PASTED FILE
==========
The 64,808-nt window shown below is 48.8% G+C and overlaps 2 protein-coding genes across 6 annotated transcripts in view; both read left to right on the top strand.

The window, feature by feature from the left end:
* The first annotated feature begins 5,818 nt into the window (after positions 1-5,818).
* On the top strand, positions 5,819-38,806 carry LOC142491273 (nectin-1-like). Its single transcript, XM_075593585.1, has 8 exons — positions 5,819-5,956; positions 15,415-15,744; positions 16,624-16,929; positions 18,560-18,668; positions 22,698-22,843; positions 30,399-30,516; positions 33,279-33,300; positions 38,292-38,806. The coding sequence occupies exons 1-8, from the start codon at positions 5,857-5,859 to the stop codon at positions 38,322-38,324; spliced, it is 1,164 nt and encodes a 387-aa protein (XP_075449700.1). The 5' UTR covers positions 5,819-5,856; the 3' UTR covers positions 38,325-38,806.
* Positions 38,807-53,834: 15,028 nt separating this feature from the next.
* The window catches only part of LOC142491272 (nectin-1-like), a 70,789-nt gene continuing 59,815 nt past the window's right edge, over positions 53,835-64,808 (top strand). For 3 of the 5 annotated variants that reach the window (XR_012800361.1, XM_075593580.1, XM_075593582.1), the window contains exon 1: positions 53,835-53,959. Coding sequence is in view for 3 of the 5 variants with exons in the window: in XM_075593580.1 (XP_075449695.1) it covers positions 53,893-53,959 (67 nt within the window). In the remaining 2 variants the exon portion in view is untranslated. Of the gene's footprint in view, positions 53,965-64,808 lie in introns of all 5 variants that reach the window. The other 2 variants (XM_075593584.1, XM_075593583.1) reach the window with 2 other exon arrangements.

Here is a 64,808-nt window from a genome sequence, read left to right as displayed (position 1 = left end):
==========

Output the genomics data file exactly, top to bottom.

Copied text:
The 64,808-nt window shown below is 48.8% G+C and overlaps 2 protein-coding genes across 6 annotated transcripts in view; both read left to right on the top strand.

The window, feature by feature from the left end:
* The first annotated feature begins 5,818 nt into the window (after positions 1-5,818).
* On the top strand, positions 5,819-38,806 carry LOC142491273 (nectin-1-like). Its single transcript, XM_075593585.1, has 8 exons — positions 5,819-5,956; positions 15,415-15,744; positions 16,624-16,929; positions 18,560-18,668; positions 22,698-22,843; positions 30,399-30,516; positions 33,279-33,300; positions 38,292-38,806. The coding sequence occupies exons 1-8, from the start codon at positions 5,857-5,859 to the stop codon at positions 38,322-38,324; spliced, it is 1,164 nt and encodes a 387-aa protein (XP_075449700.1). The 5' UTR covers positions 5,819-5,856; the 3' UTR covers positions 38,325-38,806.
* Positions 38,807-53,834: 15,028 nt separating this feature from the next.
* The window catches only part of LOC142491272 (nectin-1-like), a 70,789-nt gene continuing 59,815 nt past the window's right edge, over positions 53,835-64,808 (top strand). For 3 of the 5 annotated variants that reach the window (XR_012800361.1, XM_075593580.1, XM_075593582.1), the window contains exon 1: positions 53,835-53,959. Coding sequence is in view for 3 of the 5 variants with exons in the window: in XM_075593580.1 (XP_075449695.1) it covers positions 53,893-53,959 (67 nt within the window). In the remaining 2 variants the exon portion in view is untranslated. Of the gene's footprint in view, positions 53,965-64,808 lie in introns of all 5 variants that reach the window. The other 2 variants (XM_075593584.1, XM_075593583.1) reach the window with 2 other exon arrangements.

Here is a 64,808-nt window from a genome sequence, read left to right as displayed (position 1 = left end):